Strontium releasing composite resin cements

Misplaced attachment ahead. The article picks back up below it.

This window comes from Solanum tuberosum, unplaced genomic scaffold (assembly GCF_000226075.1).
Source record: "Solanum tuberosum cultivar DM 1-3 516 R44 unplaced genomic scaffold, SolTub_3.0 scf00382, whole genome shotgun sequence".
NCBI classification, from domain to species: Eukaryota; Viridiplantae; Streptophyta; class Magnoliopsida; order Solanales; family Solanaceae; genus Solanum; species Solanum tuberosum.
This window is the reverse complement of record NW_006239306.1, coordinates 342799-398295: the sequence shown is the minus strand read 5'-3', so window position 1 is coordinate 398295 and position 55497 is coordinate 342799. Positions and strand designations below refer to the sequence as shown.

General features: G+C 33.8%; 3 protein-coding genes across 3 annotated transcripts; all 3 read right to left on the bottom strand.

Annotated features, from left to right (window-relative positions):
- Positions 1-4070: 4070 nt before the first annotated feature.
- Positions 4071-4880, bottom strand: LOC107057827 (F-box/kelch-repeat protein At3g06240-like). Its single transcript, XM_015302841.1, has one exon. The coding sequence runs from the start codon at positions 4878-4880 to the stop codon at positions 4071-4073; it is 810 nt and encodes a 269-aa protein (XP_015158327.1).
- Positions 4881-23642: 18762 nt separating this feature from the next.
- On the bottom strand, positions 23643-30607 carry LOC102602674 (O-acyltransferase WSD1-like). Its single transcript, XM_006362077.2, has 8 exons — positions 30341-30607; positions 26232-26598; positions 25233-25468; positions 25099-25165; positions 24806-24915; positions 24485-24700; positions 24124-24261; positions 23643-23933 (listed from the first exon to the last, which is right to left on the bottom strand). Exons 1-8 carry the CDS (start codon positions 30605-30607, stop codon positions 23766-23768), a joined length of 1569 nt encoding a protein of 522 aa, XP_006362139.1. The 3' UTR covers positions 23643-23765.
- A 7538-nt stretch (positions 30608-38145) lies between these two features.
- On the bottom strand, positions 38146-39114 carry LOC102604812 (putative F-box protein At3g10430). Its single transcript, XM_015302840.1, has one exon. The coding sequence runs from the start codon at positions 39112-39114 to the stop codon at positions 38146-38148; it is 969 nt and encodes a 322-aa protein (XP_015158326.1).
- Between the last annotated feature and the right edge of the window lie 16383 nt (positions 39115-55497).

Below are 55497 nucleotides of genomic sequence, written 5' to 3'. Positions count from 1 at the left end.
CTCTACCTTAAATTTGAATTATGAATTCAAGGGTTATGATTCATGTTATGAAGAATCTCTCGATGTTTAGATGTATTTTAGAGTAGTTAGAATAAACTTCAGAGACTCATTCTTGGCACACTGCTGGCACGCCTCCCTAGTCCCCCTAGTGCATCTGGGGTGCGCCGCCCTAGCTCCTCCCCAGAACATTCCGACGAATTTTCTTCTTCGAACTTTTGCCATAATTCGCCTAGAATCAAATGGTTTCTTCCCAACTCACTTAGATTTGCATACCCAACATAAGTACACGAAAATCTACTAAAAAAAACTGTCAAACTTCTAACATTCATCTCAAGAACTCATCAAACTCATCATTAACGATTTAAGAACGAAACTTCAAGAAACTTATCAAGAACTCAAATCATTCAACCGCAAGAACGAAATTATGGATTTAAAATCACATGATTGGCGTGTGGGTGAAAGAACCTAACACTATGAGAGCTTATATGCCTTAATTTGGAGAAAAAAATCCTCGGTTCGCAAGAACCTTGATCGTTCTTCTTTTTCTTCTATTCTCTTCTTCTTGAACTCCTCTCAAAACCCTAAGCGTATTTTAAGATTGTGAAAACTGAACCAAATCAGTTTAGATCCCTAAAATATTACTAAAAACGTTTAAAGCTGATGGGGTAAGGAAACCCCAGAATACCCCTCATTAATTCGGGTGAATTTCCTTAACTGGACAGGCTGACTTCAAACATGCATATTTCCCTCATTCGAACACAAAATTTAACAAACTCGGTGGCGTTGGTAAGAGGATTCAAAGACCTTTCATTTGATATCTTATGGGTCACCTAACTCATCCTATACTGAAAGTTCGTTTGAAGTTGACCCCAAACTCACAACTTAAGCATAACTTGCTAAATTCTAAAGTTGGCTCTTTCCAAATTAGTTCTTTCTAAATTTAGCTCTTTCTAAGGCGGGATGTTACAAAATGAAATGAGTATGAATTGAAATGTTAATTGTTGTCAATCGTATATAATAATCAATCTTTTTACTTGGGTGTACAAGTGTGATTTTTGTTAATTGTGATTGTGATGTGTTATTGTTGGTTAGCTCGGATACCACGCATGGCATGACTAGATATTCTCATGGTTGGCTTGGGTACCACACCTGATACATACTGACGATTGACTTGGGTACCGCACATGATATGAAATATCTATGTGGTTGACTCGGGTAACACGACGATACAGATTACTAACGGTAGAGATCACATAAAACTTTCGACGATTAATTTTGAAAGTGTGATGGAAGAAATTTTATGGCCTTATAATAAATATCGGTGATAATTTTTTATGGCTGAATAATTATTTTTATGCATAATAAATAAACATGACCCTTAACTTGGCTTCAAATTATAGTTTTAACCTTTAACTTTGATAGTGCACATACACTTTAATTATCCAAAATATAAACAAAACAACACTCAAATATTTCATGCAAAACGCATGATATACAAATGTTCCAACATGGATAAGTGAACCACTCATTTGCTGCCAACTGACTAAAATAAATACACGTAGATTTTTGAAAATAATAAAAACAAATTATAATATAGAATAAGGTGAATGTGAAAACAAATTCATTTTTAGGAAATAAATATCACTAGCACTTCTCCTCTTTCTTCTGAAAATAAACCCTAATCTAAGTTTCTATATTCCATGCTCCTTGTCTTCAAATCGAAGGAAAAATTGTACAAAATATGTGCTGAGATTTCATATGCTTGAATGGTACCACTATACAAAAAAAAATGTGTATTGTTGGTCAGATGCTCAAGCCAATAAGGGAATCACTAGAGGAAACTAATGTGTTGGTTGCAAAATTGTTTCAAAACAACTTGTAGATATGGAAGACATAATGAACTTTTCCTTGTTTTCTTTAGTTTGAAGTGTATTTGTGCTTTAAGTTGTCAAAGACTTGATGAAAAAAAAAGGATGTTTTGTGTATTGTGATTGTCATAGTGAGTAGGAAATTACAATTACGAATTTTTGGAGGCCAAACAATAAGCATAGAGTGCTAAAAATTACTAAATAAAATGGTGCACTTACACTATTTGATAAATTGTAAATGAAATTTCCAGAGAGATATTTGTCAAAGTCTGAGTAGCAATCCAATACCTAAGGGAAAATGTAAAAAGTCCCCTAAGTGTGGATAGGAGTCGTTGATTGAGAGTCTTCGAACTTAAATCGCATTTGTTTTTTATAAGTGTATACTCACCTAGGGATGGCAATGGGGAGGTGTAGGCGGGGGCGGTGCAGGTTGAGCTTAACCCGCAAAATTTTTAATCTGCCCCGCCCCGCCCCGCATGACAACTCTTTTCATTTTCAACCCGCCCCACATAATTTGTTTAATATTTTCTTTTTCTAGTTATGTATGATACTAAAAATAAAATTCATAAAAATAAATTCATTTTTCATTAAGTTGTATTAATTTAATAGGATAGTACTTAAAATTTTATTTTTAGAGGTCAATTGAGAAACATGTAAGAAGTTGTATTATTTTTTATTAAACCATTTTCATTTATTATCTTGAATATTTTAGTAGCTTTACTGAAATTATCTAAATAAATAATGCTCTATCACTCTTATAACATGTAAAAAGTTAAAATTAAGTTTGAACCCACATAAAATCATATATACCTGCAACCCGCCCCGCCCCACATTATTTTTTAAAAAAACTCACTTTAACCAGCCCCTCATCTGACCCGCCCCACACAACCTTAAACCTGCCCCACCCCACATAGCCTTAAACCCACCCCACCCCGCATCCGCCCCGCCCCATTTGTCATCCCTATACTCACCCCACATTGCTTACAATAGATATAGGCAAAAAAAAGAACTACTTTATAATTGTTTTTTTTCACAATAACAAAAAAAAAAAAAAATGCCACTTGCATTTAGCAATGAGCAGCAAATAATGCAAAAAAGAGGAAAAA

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While vertebroplasty has proven effective in relieving pain and stabilizing fractures in osteoporotic patients, it currently fails to address the underlying pathology. Strontium releasing composite resin cements, based on borate glass reinforced hydrophilic resin, may present a method of incorporating anti-osteoporotic therapy into a vertebroplasty material, however, a thorough understanding of the release of strontium is needed in order to tailor ion release to achieve and maintain therapeutic thresholds. To achieve this goal, strontium-sodium-borate glasses were investigated to assess the effects of composition on glass properties and ion release. While strontium release was found to be diffusion controlled, high sodium glasses resulted in borate precipitation, possibly presenting a mechanism of mitigating cytotoxicity without limiting strontium release. When incorporated into a Bis-GMA, TEG-DMA , HEMA resin, this material was found to maintain sufficient handling properties for this intended use. Lower HEMA content cements decreased in strength from 44 to 28 MPa over 60 days, while strength was maintained for high HEMA contents (16 MPa), an unusual finding for composite resins. Increased HEMA resulted in increases in borate release effciency (up to 15%) as expected; strontium release was limited (<1.8%) by the formation of strontium phosphate precipitates on the resin surface, demonstrating strong mineralization potential. Strontium release greatly increases in calcium rich SBF, demonstrating the importance of the ionic environment. Ion release under mechanical loading (an implantation variable frequently overlooked in the evaluation of ion release from orthopedic materials) was investigated to assess the effect of compression on release kinetics. While both cyclic and static compression resulted in decreased water sorption, the release of both strontium and boron was increased. This significant increase in ion release demonstrated an important limitation to the unloaded ion release experiments commonly performed. In a pilot implantation model, strontium-releasing cement demonstrated signi cant implant swelling, and direct tissue integration. New bone formation, however, was greater surrounding a non strontium releasing control resin, demonstrating that the beneficial effects were likely imparted by the highly hydrophilic resin, and not strontium release. While materials demonstrated significant release of strontium ions under in vitro testing conditions, no in vivo therapeutic effect was observed.